Published on in CHOP News
Could an overuse of certain oral antibiotics be responsible for an increase in kidney stones? In a new study led by Gregory E. Tasian, MD, an attending pediatric urologist in the Division of Urology at Children’s Hospital of Philadelphia (CHOP), a team of researchers, including urologists and nephrologists, found that five classes of oral antibiotics were associated with a diagnosis of kidney stone disease, with the strongest risks for kidney stones in children and adolescents.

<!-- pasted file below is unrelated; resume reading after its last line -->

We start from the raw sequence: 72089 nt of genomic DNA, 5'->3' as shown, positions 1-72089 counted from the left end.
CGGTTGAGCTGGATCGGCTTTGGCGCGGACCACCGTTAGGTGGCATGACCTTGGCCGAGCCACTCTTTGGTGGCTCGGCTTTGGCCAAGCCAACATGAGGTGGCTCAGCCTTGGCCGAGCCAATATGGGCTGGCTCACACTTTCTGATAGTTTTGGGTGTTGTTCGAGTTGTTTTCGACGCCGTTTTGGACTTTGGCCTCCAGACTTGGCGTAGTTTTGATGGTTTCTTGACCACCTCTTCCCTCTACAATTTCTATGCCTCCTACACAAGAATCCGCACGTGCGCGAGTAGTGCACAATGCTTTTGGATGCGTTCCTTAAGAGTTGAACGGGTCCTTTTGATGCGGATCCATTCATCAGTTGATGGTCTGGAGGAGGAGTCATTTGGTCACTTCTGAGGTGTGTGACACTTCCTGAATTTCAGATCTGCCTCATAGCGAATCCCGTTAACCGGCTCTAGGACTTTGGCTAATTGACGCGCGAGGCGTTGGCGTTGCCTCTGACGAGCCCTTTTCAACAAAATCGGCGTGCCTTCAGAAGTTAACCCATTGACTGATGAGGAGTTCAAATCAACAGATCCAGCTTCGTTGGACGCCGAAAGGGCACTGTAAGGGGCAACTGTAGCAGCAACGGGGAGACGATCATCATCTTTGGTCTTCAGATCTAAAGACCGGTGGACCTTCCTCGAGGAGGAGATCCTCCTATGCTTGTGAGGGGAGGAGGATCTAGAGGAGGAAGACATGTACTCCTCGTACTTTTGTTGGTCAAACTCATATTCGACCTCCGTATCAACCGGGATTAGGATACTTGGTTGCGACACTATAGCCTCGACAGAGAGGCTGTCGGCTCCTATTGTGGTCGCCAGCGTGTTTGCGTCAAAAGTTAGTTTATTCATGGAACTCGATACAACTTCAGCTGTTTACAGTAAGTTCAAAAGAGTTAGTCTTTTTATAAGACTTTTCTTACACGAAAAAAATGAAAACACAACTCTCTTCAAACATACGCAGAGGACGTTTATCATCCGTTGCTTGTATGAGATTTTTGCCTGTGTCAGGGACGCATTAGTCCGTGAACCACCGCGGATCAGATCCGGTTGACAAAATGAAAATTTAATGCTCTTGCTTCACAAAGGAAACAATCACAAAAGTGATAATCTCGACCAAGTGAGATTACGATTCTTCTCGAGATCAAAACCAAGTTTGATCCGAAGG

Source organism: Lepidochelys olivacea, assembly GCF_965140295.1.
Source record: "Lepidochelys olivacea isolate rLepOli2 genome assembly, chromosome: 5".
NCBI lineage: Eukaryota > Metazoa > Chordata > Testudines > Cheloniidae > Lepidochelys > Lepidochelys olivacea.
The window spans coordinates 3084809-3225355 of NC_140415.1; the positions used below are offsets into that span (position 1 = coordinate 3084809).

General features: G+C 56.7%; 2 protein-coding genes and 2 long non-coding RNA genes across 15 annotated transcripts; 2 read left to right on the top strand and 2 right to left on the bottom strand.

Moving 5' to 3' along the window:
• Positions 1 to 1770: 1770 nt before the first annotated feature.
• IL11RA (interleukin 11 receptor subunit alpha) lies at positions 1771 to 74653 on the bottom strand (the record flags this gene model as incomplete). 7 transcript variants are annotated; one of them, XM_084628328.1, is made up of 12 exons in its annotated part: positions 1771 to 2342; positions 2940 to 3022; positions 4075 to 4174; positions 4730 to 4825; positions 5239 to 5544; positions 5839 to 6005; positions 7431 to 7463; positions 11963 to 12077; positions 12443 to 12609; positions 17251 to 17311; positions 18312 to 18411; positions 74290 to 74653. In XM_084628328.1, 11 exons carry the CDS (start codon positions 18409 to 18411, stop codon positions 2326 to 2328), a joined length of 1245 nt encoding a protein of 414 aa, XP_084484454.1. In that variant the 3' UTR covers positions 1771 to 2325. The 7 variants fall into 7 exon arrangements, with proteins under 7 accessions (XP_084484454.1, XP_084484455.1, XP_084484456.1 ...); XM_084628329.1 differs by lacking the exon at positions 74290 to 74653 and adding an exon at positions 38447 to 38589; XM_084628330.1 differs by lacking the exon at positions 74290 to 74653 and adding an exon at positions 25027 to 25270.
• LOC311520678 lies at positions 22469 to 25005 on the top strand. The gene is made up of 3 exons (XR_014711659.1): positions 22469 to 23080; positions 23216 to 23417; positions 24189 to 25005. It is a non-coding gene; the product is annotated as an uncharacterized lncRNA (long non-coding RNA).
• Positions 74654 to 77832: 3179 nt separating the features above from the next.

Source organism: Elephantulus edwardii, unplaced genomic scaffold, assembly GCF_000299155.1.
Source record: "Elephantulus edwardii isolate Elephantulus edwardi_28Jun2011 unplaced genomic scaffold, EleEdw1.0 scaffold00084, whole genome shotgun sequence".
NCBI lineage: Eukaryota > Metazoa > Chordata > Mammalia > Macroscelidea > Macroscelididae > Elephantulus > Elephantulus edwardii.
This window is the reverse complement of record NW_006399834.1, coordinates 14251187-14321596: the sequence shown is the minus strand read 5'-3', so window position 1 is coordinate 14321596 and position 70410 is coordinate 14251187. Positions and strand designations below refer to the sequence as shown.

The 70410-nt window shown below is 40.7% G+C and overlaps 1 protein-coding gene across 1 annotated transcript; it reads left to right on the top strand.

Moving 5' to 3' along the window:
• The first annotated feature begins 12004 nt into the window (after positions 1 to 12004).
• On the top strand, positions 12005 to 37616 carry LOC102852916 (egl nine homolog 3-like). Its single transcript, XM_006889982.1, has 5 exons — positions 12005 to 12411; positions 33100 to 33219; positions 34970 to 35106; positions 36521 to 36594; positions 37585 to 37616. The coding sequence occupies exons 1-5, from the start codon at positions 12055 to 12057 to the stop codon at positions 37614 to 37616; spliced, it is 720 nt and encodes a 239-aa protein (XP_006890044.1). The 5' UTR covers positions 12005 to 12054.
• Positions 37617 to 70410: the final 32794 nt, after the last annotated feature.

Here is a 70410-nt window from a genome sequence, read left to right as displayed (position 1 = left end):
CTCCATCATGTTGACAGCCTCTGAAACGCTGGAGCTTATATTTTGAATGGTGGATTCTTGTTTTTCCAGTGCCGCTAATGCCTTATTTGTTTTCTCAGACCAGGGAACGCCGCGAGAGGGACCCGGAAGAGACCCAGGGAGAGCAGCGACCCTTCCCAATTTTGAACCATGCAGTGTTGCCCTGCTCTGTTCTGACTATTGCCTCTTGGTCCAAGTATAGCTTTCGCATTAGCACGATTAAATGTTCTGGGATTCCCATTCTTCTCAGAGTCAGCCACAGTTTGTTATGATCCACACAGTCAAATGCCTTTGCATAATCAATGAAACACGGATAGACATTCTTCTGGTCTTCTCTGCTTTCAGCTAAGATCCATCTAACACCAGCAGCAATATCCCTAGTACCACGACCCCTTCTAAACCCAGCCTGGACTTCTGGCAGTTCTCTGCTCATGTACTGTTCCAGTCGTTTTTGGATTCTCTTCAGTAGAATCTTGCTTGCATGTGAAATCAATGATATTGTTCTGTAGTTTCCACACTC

Several major news outlets reported on these breakthrough findings.
- The New York Times — Antibiotics May Raise the Risk for Kidney Stones
- The Philadelphia Inquirer/Philly.com — CHOP study links antibiotic use with risk of kidney stones
- CBS3 — Study: Oral Antibiotics Could Be Responsible For Dramatic Increase Of Kidney Stones
- 6ABC — Antibiotics may play role in more adolescents getting kidney stones
- Time — Here’s Another Reason to Avoid Taking Unnecessary Antibiotics
- The Guardian — Oral antibiotics raise kidney stones’ risk
- WebMD — Antibiotics Tied to Higher Kidney Stone Risk
- Atlanta Journal Constitutional — Antibiotics could raise risk of kidney stones, study says